After the SQL Slammer and other Malware events around that time, he got directly involved with discussions around the need\requirements for patch management solutions and better AV tools. When I say "he got involved", he didn't take over discussions but he listened, he did his homework and he asked questions. I think the biggest problem he had to overcome was getting used to the view at ground level as opposed to the "high-level" or 10,000 foot view.

I don't think every security topic lends itself to this type information sharing, you have to choose something that directly affects them, get them coming back and then show them how very expensive tools work. I've used CoreImpact and Metasploit to show developers how bad code gets exploited. Now I'm trying to available time for once a month sessions to review production code with these guys, once you get the momentum you have to keep it going.
Marilyn Cohodas
Marilyn Cohodas,
User Rank: Strategist
12/4/2014 | 7:55:49 AM
Re: Executive Dashboards...> "ride-alongs"
 I suggested a "ride-along", the next time that a Vulnerability assessment or PENTEST is scheduled, invite those c-level people to observe and ask questions, that's powerful stuff.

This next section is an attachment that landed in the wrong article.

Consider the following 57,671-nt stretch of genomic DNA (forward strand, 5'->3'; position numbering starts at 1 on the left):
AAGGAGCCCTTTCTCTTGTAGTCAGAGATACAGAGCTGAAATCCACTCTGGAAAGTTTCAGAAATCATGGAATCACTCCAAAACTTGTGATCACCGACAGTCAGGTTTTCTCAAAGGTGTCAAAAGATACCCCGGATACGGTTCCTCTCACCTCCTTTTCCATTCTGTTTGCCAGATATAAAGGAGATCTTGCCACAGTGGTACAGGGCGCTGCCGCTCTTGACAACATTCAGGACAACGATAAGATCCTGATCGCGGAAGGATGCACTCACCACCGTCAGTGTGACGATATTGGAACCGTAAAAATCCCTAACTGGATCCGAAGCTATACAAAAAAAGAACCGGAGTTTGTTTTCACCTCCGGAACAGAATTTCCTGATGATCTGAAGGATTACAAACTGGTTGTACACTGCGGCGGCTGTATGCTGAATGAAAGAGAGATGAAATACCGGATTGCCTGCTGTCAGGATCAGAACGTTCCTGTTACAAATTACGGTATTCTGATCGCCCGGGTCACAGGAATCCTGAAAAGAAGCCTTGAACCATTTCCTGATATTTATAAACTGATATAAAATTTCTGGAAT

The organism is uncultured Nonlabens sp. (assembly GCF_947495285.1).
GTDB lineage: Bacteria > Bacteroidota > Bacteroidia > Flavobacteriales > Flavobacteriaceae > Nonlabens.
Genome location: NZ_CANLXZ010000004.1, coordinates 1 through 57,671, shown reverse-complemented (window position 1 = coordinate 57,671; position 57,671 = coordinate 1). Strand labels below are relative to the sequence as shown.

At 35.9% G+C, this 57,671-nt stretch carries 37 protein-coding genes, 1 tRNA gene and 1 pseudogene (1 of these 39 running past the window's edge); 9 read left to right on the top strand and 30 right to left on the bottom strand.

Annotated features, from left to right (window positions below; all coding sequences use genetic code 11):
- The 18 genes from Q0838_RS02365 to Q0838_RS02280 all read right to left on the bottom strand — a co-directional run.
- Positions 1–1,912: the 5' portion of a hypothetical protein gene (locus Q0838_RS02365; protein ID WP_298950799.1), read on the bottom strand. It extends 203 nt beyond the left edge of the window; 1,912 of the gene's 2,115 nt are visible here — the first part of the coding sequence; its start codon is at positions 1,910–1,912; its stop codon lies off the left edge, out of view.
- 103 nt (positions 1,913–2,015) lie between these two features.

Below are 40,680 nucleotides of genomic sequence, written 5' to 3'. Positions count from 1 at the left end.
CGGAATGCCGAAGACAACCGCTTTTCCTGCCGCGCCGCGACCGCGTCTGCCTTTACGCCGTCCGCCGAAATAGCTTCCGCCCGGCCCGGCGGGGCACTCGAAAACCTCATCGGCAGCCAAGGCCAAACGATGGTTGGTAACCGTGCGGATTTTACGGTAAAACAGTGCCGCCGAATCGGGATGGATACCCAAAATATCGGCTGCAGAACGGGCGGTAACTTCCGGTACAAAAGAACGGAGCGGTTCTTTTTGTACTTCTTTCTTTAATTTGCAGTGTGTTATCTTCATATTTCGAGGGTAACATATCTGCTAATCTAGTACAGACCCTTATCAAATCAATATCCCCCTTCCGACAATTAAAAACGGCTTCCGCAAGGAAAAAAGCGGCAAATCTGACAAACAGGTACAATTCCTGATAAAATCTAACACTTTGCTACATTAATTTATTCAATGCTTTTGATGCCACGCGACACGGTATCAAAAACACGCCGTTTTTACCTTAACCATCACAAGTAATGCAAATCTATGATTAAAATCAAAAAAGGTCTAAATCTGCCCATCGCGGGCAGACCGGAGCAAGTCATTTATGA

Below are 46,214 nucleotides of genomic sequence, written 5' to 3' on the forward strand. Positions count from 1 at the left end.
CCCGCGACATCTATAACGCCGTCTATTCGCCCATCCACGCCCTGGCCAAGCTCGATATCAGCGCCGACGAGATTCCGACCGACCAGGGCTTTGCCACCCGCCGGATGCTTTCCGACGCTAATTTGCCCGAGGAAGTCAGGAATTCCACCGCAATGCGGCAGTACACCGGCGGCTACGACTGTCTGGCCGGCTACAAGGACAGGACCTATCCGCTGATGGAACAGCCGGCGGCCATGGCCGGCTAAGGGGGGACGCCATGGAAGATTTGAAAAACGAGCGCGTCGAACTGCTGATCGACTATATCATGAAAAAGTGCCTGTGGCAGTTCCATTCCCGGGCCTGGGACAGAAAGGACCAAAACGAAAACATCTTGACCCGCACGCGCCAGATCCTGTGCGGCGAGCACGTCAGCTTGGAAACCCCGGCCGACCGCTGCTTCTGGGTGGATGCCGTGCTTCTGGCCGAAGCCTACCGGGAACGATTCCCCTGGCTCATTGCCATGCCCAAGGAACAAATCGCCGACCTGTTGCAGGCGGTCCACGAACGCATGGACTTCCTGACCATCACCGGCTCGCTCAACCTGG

Interesting suggestion @ODA155. Is that something you've done with your top execs or heard about at another company? Please share!
ODA155
ODA155,
User Rank: Ninja
12/3/2014 | 1:51:35 PM
Executive Dashboards...
"Communicating complex security issues quickly and clearly to a non-technical audience is a frequent challenge in our jobs."

No, it's impossible and therein lies the problem. Because CEO's and other c-level individuals are so busy (eyes rolling), they want everything to be quick and fast, hence the "Executive Summary". I do understand and do not expect them to understand all of the specifics of Heartbleed, POODLE or why MS14-068 is more important for a Domain Controller than it is for his laptop, but I do expect her\him to expect more than a summarized "Good - Fair - Bad - High - Medium -Low - Red - Yellow - Green" description of serious problems that will\may eventually affect the business, sorry but everything cannot be explained in the time that it takes to ride an elevator.